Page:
Africa

Oscar Pistorius trial: Steenkamps 'rejected blood money'

  • 14 October 2014
  • From the section Africa
Media captionProbation officer Annette Vergeer said that there was not appropriate provision for Pistorius in prison

Athlete Oscar Pistorius offered a large cash sum to the parents of girlfriend Reeva Steenkamp after he killed her - but it was rejected as "blood money", a South African court has heard.

Pistorius's offer of $34,000 (£21,000) was revealed by prosecutor Gerrie Nel during his sentencing hearing.

Earlier, a defence witness told the court that Pistorius would be physically at risk if sent to prison.

He has been found guilty of culpable homicide, but cleared of murder.

The defence is trying to show that prison would be an inappropriate punishment.

Pistorius' offer of a lump sum of 375,000 rand to the Steenkamp family emerged on the second day of his sentencing hearing, during the cross-examination of defence witness Annette Vergeer.

Image caption June Steenkamp is said to have angrily rejected the offer of "blood money"

Mr Nel told Ms Vergeer that Pistorius raised the funds from selling his car.

The prosecutor added that Reeva Steenkamp's mother, June, had rejected the offer. "She does not want blood money," he said.

He also highlighted separate monthly payments of 6,000 rand (£340; $540) made by Pistorius to the Steenkamps - who were short of money after their daughter's death.

Mr Nel said these funds - mentioned in Ms Vergeer's report - would be "paid back to the accused in full - every cent."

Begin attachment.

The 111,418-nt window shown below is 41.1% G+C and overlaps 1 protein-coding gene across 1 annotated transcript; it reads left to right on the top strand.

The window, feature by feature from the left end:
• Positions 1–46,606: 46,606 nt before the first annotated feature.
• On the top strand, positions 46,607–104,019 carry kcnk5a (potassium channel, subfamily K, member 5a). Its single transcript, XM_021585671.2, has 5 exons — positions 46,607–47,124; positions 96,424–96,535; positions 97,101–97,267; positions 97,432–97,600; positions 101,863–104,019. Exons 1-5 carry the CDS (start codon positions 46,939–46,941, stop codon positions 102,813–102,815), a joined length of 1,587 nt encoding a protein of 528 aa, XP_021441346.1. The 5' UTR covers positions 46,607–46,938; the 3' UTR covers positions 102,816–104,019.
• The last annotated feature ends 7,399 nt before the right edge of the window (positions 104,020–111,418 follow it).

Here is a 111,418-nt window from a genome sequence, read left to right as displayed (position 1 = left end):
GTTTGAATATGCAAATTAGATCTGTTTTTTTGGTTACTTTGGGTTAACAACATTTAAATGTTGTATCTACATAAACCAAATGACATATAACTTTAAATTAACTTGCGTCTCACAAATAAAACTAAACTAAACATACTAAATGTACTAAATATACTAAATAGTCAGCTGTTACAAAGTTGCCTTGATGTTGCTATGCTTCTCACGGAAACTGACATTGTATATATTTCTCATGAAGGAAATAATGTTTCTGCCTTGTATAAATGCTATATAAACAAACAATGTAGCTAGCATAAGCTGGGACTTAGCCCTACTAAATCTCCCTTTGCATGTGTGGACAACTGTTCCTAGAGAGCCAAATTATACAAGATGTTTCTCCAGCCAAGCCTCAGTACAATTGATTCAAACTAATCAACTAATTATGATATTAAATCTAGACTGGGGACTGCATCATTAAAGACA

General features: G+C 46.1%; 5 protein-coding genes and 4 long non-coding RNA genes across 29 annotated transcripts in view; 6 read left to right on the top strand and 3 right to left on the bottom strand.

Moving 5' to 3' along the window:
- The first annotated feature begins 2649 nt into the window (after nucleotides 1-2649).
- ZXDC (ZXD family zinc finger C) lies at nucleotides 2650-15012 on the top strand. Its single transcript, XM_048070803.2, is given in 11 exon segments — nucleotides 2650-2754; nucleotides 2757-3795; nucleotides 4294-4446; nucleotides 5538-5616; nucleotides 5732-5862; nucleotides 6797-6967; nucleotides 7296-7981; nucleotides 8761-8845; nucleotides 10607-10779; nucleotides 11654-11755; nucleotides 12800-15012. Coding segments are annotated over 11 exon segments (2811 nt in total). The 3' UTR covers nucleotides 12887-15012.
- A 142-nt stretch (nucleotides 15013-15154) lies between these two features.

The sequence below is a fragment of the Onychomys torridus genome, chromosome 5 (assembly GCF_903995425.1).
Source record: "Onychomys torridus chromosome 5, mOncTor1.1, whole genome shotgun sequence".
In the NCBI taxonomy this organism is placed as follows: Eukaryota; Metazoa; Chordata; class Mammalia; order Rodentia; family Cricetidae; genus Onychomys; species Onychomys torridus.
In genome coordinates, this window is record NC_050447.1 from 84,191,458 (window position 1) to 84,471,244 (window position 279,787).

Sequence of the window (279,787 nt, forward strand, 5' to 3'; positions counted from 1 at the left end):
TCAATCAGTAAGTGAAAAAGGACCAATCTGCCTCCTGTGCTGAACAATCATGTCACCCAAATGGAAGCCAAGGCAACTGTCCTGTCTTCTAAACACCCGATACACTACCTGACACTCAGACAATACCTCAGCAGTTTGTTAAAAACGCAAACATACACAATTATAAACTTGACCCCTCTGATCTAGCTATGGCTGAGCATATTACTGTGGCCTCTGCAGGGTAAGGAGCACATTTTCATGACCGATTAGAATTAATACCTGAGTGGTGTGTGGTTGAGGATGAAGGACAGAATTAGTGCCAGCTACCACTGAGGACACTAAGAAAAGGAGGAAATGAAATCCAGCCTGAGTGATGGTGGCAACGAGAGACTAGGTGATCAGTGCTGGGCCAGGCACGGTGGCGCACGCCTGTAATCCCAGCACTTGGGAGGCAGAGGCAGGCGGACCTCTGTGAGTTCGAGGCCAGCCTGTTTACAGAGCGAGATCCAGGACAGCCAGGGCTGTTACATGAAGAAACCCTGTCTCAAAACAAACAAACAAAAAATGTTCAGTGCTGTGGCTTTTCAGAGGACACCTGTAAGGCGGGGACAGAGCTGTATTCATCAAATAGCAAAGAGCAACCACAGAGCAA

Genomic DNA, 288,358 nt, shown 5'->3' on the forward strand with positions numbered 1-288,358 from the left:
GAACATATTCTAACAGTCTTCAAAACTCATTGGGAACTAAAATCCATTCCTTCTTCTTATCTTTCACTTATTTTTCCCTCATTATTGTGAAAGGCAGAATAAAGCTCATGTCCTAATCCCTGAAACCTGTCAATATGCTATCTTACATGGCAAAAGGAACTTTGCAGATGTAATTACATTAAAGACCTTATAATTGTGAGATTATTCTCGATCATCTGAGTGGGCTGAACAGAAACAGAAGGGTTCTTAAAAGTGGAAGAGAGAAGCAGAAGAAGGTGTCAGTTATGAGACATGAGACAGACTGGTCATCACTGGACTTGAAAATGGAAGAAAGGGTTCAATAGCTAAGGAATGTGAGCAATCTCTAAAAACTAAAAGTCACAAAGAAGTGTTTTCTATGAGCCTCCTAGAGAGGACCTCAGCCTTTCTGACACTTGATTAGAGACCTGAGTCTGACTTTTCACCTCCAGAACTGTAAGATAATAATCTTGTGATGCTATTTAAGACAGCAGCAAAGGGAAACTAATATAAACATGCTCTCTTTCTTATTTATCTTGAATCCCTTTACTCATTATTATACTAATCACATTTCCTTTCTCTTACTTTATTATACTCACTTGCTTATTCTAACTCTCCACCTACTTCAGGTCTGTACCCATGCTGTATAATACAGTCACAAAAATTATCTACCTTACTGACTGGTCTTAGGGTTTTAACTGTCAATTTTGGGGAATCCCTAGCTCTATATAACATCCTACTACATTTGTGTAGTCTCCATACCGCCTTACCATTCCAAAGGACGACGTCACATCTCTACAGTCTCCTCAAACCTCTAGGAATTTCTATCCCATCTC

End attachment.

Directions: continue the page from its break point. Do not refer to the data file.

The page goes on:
Analysis: Andrew Harding, BBC News, Pretoria

What constitutes "blood money?" That question surfaced in court when it was revealed that Oscar Pistorius has been making monthly payments to Reeva Steenkamp's parents.

The couple's lawyer confirmed that he had approached the Pistoriuses some 18 months ago, asking for support because Barry and June Steenkamp were broke. It seems their daughter had been supporting them prior to her death.

But earlier in court, Prosecutor Gerrie Nel scathingly described a separate lump-sum offer of 375,000 rand, made by the athlete as "blood money".

So what is the different between refusing a lump sum and accepting a monthly payment - in moral terms? Clearly issues of need, timing, emotion, and the ebb and flow of the trial process itself must come into play.

But in the meantime the Steenkamps have now announced that they will not be pursuing any civil case against the man who killed their daughter, and will repay "every cent" of the money Pistorius has already given them.


'At risk'

Image caption The defence's main aim is to avoid a custodial sentence for Pistorius
Image caption Gerrie Nel's aggressive style has been a hallmark of the trial

The Steenkamps' lawyer, Dup De Bruyn, explained that the couple were now "reasonably comfortable" after he had negotiated a series of media deals concerning their daughter's death.

The Pistorius family later accused Mr Nel of giving a distorted picture in court of the financial agreement with the Steenkamps, and said they would provide a full statement on Wednesday.

Earlier on Tuesday, Ms Vergeer - a probation officer paid for her defence work - said that without legs Pistorius would be "a lot more vulnerable than the normal man".

She added that she had recently handled the case of an inmate who had been sexually assaulted in prison. "How can we say that he won't be exposed to that?"

"There is also no facility to cater for the accused's disability."

Media captionIn 60 seconds: Key developments in the trial of Oscar Pistorius

Prosecutor Gerrie Nel suggested to Ms Vergeer's that her information about conditions in South African prisons were second-hand and outdated.

Speaking fees

Early on Tuesday, the proceedings centred on Pistorius' charity work.

Cross-examining one of the athlete's managers, Peet Van Zyl, Mr Nel said sportsmen often took on such work for pragmatic reasons.